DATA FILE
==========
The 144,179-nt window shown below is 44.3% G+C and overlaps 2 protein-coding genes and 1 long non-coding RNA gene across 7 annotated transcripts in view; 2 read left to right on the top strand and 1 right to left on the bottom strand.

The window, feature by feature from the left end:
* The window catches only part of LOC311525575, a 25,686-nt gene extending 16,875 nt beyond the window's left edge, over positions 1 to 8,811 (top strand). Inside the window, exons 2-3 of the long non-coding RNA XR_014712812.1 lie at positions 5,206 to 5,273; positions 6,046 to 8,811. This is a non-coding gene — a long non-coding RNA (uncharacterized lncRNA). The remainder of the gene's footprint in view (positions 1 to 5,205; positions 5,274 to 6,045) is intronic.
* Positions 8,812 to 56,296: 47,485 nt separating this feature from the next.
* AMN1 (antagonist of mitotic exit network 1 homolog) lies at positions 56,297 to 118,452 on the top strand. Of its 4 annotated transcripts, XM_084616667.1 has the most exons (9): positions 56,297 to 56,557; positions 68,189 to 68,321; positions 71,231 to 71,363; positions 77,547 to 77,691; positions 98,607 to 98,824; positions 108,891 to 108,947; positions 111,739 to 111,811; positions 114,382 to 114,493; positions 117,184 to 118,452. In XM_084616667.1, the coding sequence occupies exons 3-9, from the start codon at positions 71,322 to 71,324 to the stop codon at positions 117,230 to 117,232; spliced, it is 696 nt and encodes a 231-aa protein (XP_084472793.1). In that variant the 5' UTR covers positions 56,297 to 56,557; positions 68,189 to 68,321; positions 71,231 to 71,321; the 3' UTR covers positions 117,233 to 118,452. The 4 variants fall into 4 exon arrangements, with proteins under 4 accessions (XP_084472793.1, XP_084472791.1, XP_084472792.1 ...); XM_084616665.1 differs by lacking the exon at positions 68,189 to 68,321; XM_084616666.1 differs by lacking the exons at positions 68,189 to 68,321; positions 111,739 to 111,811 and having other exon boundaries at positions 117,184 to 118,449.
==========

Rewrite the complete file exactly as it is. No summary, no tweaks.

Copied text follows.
The 144,179-nt window shown below is 44.3% G+C and overlaps 2 protein-coding genes and 1 long non-coding RNA gene across 7 annotated transcripts in view; 2 read left to right on the top strand and 1 right to left on the bottom strand.

The window, feature by feature from the left end:
* The window catches only part of LOC311525575, a 25,686-nt gene extending 16,875 nt beyond the window's left edge, over positions 1 to 8,811 (top strand). Inside the window, exons 2-3 of the long non-coding RNA XR_014712812.1 lie at positions 5,206 to 5,273; positions 6,046 to 8,811. This is a non-coding gene — a long non-coding RNA (uncharacterized lncRNA). The remainder of the gene's footprint in view (positions 1 to 5,205; positions 5,274 to 6,045) is intronic.
* Positions 8,812 to 56,296: 47,485 nt separating this feature from the next.
* AMN1 (antagonist of mitotic exit network 1 homolog) lies at positions 56,297 to 118,452 on the top strand. Of its 4 annotated transcripts, XM_084616667.1 has the most exons (9): positions 56,297 to 56,557; positions 68,189 to 68,321; positions 71,231 to 71,363; positions 77,547 to 77,691; positions 98,607 to 98,824; positions 108,891 to 108,947; positions 111,739 to 111,811; positions 114,382 to 114,493; positions 117,184 to 118,452. In XM_084616667.1, the coding sequence occupies exons 3-9, from the start codon at positions 71,322 to 71,324 to the stop codon at positions 117,230 to 117,232; spliced, it is 696 nt and encodes a 231-aa protein (XP_084472793.1). In that variant the 5' UTR covers positions 56,297 to 56,557; positions 68,189 to 68,321; positions 71,231 to 71,321; the 3' UTR covers positions 117,233 to 118,452. The 4 variants fall into 4 exon arrangements, with proteins under 4 accessions (XP_084472793.1, XP_084472791.1, XP_084472792.1 ...); XM_084616665.1 differs by lacking the exon at positions 68,189 to 68,321; XM_084616666.1 differs by lacking the exons at positions 68,189 to 68,321; positions 111,739 to 111,811 and having other exon boundaries at positions 117,184 to 118,449.